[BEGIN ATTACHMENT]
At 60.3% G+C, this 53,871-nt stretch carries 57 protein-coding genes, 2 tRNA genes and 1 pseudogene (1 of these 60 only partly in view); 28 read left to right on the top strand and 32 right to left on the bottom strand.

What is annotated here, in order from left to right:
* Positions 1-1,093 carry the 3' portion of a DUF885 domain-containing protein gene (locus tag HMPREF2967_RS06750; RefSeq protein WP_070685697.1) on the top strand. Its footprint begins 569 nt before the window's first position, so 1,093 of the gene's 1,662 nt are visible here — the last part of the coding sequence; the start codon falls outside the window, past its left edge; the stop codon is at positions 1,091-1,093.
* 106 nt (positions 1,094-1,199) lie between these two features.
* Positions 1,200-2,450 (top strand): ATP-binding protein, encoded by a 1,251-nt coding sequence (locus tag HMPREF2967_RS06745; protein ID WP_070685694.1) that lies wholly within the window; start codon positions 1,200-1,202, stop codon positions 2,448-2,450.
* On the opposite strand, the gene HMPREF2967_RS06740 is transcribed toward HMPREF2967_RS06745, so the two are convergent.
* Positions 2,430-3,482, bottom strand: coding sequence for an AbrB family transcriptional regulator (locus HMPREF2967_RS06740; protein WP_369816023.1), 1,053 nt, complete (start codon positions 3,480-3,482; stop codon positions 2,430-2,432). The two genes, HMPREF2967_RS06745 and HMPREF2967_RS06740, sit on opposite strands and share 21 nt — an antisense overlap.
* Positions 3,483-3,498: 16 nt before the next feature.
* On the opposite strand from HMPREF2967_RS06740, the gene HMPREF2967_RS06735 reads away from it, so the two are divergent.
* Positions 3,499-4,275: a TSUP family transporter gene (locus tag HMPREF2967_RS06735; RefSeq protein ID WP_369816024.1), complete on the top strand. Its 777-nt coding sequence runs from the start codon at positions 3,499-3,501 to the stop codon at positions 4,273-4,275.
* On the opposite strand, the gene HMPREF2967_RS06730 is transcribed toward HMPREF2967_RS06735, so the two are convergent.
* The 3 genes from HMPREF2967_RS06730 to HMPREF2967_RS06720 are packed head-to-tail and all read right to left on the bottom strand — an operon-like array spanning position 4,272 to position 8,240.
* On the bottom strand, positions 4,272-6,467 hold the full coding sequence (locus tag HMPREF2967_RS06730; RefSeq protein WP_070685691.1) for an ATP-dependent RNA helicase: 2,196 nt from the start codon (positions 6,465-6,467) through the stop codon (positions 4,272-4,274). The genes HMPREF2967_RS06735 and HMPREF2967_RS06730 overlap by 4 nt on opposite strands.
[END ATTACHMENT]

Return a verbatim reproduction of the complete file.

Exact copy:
At 60.3% G+C, this 53,871-nt stretch carries 57 protein-coding genes, 2 tRNA genes and 1 pseudogene (1 of these 60 only partly in view); 28 read left to right on the top strand and 32 right to left on the bottom strand.

What is annotated here, in order from left to right:
* Positions 1-1,093 carry the 3' portion of a DUF885 domain-containing protein gene (locus tag HMPREF2967_RS06750; RefSeq protein WP_070685697.1) on the top strand. Its footprint begins 569 nt before the window's first position, so 1,093 of the gene's 1,662 nt are visible here — the last part of the coding sequence; the start codon falls outside the window, past its left edge; the stop codon is at positions 1,091-1,093.
* 106 nt (positions 1,094-1,199) lie between these two features.
* Positions 1,200-2,450 (top strand): ATP-binding protein, encoded by a 1,251-nt coding sequence (locus tag HMPREF2967_RS06745; protein ID WP_070685694.1) that lies wholly within the window; start codon positions 1,200-1,202, stop codon positions 2,448-2,450.
* On the opposite strand, the gene HMPREF2967_RS06740 is transcribed toward HMPREF2967_RS06745, so the two are convergent.
* Positions 2,430-3,482, bottom strand: coding sequence for an AbrB family transcriptional regulator (locus HMPREF2967_RS06740; protein WP_369816023.1), 1,053 nt, complete (start codon positions 3,480-3,482; stop codon positions 2,430-2,432). The two genes, HMPREF2967_RS06745 and HMPREF2967_RS06740, sit on opposite strands and share 21 nt — an antisense overlap.
* Positions 3,483-3,498: 16 nt before the next feature.
* On the opposite strand from HMPREF2967_RS06740, the gene HMPREF2967_RS06735 reads away from it, so the two are divergent.
* Positions 3,499-4,275: a TSUP family transporter gene (locus tag HMPREF2967_RS06735; RefSeq protein ID WP_369816024.1), complete on the top strand. Its 777-nt coding sequence runs from the start codon at positions 3,499-3,501 to the stop codon at positions 4,273-4,275.
* On the opposite strand, the gene HMPREF2967_RS06730 is transcribed toward HMPREF2967_RS06735, so the two are convergent.
* The 3 genes from HMPREF2967_RS06730 to HMPREF2967_RS06720 are packed head-to-tail and all read right to left on the bottom strand — an operon-like array spanning position 4,272 to position 8,240.
* On the bottom strand, positions 4,272-6,467 hold the full coding sequence (locus tag HMPREF2967_RS06730; RefSeq protein WP_070685691.1) for an ATP-dependent RNA helicase: 2,196 nt from the start codon (positions 6,465-6,467) through the stop codon (positions 4,272-4,274). The genes HMPREF2967_RS06735 and HMPREF2967_RS06730 overlap by 4 nt on opposite strands.